19. In the background of the decisions of the apex court, when we analyse the facts herein in this case, it is seen that the assessee had declared on the dividend income received as well as on the profit of sale of shares apart from profits that the assessee had on the finance business. The fact remains that right from the beginning of the incorporation of the company, it had held shares only as an investment and 90 per cent. of its investment were only in the group companies. The assessee never intended to keep them as stock-in-trade and the Revenue also accepted the contention of the assessee for the preceding years and in the two following assessment years too. In respect of the assessment year 1992-93, the assessee claimed exemption under section 54E in respect of long-term capital gains arising on the sale of the shares held in Bank of Madura on the ground that it had invested the gains in three years IDBI bonds. The claim was rejected originally under section 143(1)(a) of the Act was, however, allowed in the appeal filed by the assessee. In reopening of the assessment under section 143(3) read with 148 of the Act, the Income-tax Officer treated the same amount as “business income”. The assessee went on appeal before the Commissioner of Income-tax (Appeals), who allowed the same in his order dated February 11, 1997, and treated the income from the shares as capital gains. The pattern is the same for the assessment year 1993-94. During the assessment year 1991-92, when the first sale of shares was effected by the company and a sum of Rs. 18,000 was offered as capital gains, the said claim was allowed by the Assessing Officer. However, the issue arises only for the assessment years 1992-93 and 1993-94, that too when the assessee had made a substantial profit on the sale. As held by the Supreme Court, the extent of income earned from the sale of shares cannot be the criteria to hold that the assessee was dealing in shares as a business venture. When the Revenue had no grievance on the same pattern of transaction done in the preceding years and in the subsequent years, the mere fact that the assessee had a profit in the assessment years 1992-93 and 1993-94, by itself, cannot change the nature of business of hire purchase as one dealing in shares.
20. It is seen from the facts projected before this court that the assessee-company, in its 15 years of existence till March 31, 1999, had made a total purchase of shares to the value of Rs. 3,35,42,536, whereas the cost of shares sold during the same period is Rs. 20,36,946.50. The total sales thus works out to less than 6.07 per cent. of the purchases. Considering the fact that the investments were made only in the group concern, that the assessee never considered these investments as stock-in-trade for the purpose of business and applying the decision of the apex court referred to above, we have no hesitation in holding that the Tribunal committed serious error in treating the income from shares as business income.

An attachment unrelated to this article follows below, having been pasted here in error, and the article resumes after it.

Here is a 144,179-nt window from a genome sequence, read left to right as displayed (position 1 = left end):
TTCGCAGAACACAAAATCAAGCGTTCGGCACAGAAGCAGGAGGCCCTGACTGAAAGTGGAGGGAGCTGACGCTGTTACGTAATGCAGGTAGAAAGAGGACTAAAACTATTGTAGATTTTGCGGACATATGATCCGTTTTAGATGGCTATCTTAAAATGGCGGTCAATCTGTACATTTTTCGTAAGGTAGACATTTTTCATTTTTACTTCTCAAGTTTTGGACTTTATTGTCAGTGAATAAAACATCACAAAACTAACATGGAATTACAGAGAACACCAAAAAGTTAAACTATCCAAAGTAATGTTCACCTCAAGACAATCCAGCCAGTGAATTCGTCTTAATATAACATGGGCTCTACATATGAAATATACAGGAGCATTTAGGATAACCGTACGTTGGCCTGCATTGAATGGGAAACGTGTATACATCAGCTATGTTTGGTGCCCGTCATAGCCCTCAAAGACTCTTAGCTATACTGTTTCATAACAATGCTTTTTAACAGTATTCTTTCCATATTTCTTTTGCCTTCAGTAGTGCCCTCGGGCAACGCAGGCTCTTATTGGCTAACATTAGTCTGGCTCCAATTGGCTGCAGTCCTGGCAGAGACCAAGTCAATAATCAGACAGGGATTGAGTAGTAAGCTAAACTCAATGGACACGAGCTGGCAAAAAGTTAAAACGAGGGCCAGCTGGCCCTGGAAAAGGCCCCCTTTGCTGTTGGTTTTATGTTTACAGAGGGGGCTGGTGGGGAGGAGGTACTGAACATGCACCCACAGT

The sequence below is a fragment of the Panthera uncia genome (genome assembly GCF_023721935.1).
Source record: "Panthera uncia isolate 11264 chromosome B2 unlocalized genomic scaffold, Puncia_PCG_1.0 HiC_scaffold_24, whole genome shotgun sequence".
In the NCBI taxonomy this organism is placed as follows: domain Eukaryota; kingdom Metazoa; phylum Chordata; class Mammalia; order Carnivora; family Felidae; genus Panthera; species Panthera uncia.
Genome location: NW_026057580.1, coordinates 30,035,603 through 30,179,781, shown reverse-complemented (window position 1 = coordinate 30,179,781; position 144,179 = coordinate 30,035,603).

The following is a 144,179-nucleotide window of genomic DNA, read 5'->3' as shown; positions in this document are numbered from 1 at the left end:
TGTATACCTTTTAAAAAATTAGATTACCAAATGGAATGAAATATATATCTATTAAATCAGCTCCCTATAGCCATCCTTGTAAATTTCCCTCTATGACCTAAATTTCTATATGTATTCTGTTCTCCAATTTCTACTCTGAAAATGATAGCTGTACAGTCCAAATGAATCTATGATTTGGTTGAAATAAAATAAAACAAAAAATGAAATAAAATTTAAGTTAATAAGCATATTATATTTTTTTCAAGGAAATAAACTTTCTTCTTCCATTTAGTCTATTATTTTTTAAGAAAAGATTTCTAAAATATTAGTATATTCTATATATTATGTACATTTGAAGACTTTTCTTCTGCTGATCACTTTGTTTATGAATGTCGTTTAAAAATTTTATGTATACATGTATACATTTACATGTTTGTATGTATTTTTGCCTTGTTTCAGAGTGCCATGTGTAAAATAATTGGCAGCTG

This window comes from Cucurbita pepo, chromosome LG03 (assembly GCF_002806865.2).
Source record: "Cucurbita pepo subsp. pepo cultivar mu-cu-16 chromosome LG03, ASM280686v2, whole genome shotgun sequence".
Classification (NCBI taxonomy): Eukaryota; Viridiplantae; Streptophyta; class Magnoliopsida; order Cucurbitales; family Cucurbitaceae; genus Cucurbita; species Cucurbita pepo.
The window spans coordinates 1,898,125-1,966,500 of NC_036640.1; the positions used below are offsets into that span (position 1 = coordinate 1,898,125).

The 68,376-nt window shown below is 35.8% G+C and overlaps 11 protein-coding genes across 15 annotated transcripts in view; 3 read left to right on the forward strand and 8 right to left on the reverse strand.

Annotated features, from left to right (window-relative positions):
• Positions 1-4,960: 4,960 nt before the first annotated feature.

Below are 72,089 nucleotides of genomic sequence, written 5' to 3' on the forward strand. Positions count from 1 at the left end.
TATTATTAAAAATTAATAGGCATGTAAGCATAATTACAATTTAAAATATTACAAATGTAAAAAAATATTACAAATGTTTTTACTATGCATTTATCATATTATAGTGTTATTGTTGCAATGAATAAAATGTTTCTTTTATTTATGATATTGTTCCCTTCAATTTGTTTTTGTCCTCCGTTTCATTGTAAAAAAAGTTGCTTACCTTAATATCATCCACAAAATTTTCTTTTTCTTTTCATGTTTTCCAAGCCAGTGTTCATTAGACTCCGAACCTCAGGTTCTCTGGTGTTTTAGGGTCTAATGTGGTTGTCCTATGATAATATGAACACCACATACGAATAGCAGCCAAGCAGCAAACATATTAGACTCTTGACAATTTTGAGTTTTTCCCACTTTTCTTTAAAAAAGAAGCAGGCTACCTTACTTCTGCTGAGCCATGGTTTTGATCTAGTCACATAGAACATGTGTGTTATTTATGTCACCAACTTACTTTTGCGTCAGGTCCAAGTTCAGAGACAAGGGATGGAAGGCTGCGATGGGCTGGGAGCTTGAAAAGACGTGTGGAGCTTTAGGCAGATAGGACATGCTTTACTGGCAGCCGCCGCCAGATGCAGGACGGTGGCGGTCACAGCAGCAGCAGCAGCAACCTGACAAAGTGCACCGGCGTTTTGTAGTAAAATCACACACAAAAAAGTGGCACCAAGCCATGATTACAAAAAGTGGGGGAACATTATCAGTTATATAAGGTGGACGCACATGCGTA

21. Leaving aside the regularity of carrying on business in shares, when the materials on record, as accepted by the Assessing Officer, show that the assessee never had the intention of investing in shares as stock-in-trade to carry on business as a main business activity, the sale of shares by the assessee-company could not be treated as sale in the course of business. Learned counsel for the Revenue pointed out that the memorandum of association clearly provided for the assessee carrying on its business on shares too. As held in the decision reported in Bengal and Assam Investors Ltd. v. CIT reported in  59 ITR 547 (SC), the memorandum of association by itself, would not be a conclusive material for holding that the sale of shares was of the shares held as stock-in-trade. Thus, when the investment originally made in the group concern and holding of shares therein are not by way of stock-in-trade, the result following therein, cannot be held as business to result in business income.
22. The Tribunal’s observation that the investment in share was clearly business venture was totally unsupported by any material, so too, the observation that the assessee had not shown the necessity for sale is also not supported by any documents. It is seen from the materials produced by the assessee before this court that the sale during the year was of the shares of the Bank of Madura and was only on account of reorganising the business. Thus, going by the facts thus seen, we have no hesitation in accepting the plea of the assessee that the profit that the assessee made on the sale of shares are assessable to capital gains and not as business income. The order of the Tribunal confirming the order of the Assessing Officer is not supported by any valid materials. Thus, the first two substantial questions of law in T. C. Nos. 120 and 121 of 2005 are answered in favour of the assessee. The order of the Tribunal in this regard be stands set aside. Accordingly, the tax case appeals stand allowed. No costs.
[Citation : 346 ITR 121]